Author Topic: Not Going To Happen 'Cause I'm Not Harry Potter (Impossible Patron Requests)  (Read 612490 times)

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Midnight Kitty

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Rather than reconstruct the quote tree, I'll just reply.

I didn't say there were no government conspiracies; I just don't think they are common because government is too disorganized.

The examples given are mostly "spy stores" - Agencies like NSA, FBI, & CIA.  Secrets and conspiracies are their bread & butter.  For 90% of government workers, secrets are in the "who is sleeping with whom" category.
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blue2000

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In Canada it has either been "who is paying off whom/stealing from whom" or in a few cases, "which high-ranking official is coming in to work drunk or high".* I'm honestly surprised at what people get away with for years at a time before being outed.




*Google Rob Ford. Go ahead. I dare you. ;D It's hilarious as long as you don't have to live in Toronto.
You are only young once. After that you have to think up some other excuse.

Library Dragon

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Love this time of the year.  School starts next week and we have scores of parents coming to get the required reading for their offspring.  I was helping at the desk and looked up the title Mom wanted.

LD: Sorry, our 5 copies are checked out. I can place a request in the system.
MOM: Well, I'm just going to have to go to (neighboring city) to check out a copy. [This said in a tone that I should be embarrassed at this prospect.]
LD: Here let me check their system.  We cannot get it, but let's check before you drive there.  Oh, their 3 copies are checked out.  I'll be glad to put a request in our system.
MOM: No, so, you're telling me I'll have to buy it.  (Again, disgusted tone of voice.)

We finished our conversation.  She moved into magic thinking by continuing to stand to the side (similar to behavior described in another thread). It was as if I was going to make a copy of the book appear because she was still there.   ::)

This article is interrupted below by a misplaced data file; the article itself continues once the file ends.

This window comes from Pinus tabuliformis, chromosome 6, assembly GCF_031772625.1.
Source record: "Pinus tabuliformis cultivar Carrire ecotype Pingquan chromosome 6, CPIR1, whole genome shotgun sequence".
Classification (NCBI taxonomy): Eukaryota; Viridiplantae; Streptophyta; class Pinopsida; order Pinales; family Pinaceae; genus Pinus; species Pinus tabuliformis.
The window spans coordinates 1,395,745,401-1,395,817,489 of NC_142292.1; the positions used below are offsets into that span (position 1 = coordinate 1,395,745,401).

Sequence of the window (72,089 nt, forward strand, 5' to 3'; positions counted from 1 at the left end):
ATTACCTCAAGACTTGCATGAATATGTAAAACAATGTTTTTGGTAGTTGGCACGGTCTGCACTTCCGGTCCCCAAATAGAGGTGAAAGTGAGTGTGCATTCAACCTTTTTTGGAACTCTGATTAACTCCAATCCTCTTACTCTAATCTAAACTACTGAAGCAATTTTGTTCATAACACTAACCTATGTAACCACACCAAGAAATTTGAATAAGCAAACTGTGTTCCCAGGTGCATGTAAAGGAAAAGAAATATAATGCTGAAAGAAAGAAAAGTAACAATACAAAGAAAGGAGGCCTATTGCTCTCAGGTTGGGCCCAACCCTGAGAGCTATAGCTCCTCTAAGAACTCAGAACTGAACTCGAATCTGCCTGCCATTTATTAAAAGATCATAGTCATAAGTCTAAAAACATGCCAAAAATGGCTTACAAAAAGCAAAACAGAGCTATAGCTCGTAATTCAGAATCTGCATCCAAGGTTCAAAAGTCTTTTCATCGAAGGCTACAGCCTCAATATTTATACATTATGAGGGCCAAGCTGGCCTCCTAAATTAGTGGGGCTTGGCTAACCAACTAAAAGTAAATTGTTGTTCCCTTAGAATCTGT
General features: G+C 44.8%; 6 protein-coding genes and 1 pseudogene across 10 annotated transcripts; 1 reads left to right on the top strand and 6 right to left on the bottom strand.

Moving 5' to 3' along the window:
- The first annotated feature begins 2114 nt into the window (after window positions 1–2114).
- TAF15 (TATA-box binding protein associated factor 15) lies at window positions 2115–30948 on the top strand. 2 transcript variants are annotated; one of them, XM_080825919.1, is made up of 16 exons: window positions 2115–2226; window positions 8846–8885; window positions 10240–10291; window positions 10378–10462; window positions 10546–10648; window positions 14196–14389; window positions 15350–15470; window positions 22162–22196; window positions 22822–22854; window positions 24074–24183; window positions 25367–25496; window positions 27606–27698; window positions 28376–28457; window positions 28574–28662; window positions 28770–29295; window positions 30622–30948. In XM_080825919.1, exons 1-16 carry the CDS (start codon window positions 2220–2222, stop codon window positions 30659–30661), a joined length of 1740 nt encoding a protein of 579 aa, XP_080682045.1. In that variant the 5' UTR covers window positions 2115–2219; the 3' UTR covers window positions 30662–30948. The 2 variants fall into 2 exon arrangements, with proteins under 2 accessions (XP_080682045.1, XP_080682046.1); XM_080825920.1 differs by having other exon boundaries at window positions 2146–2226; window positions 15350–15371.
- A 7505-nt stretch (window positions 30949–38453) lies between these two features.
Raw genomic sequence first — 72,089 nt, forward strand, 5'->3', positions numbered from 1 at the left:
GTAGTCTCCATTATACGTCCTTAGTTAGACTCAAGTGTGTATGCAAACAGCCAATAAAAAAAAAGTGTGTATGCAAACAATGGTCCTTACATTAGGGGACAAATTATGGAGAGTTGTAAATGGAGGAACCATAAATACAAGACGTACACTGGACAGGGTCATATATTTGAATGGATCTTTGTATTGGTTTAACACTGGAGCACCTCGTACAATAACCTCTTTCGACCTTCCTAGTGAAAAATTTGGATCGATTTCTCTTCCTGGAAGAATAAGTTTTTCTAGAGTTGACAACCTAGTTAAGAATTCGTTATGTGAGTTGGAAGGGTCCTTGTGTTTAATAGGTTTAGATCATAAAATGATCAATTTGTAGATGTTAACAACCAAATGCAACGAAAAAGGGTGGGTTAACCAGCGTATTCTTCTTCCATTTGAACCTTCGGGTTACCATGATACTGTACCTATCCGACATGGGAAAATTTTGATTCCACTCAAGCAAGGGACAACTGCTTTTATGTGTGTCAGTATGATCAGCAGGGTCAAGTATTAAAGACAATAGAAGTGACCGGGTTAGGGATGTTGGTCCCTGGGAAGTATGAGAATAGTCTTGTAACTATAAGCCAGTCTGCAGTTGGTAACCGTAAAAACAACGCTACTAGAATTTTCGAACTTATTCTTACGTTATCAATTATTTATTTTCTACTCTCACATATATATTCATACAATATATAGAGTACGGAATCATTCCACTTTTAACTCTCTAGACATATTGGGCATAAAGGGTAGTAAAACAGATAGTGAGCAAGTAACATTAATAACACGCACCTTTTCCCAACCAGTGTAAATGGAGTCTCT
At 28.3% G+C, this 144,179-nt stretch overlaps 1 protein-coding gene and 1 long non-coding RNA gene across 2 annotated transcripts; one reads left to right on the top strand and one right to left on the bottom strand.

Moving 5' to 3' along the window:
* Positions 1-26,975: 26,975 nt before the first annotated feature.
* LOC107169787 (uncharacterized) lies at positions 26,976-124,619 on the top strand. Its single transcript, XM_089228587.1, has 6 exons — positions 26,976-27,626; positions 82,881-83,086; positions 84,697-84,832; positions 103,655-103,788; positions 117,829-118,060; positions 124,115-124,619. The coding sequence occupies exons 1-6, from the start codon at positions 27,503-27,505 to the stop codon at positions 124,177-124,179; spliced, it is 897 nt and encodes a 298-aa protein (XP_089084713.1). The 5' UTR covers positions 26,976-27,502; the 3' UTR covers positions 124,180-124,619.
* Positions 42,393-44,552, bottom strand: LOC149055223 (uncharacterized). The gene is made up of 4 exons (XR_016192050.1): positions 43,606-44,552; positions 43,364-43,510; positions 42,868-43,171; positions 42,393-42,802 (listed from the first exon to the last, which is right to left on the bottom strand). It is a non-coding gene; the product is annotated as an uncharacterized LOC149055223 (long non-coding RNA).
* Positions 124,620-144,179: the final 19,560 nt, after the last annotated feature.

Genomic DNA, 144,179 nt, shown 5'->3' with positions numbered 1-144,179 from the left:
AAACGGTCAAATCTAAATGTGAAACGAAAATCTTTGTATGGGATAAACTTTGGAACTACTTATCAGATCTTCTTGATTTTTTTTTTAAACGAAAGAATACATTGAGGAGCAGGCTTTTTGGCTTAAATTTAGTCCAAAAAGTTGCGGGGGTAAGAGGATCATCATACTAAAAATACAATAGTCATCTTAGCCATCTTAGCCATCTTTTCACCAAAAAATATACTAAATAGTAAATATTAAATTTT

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camlan

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Love this time of the year.  School starts next week and we have scores of parents coming to get the required reading for their offspring.  I was helping at the desk and looked up the title Mom wanted.

LD: Sorry, our 5 copies are checked out. I can place a request in the system.
MOM: Well, I'm just going to have to go to (neighboring city) to check out a copy. [This said in a tone that I should be embarrassed at this prospect.]
LD: Here let me check their system.  We cannot get it, but let's check before you drive there.  Oh, their 3 copies are checked out.  I'll be glad to put a request in our system.
MOM: No, so, you're telling me I'll have to buy it.  (Again, disgusted tone of voice.)

We finished our conversation.  She moved into magic thinking by continuing to stand to the side (similar to behavior described in another thread). It was as if I was going to make a copy of the book appear because she was still there.   ::)

You're lucky that all she did. When I worked at a university library, I was subbing at the Reserve Desk one afternoon. There was a run on a particular book for one course that day--the moment someone returned it, someone else was at the desk asking for it.

At about 3 pm, a guy came to the desk and asked for the book. I told him it was checked out and due back at 5 pm. The kid basically threw a temper tantrum at the desk. Apparently, the class was having a quiz on the book that day--and class started at 5 pm. "They can't keep the book for three hours, " he yelled. "They can take the book and copy and then they have to bring it right back!" I believe there was some desk pounding, as well.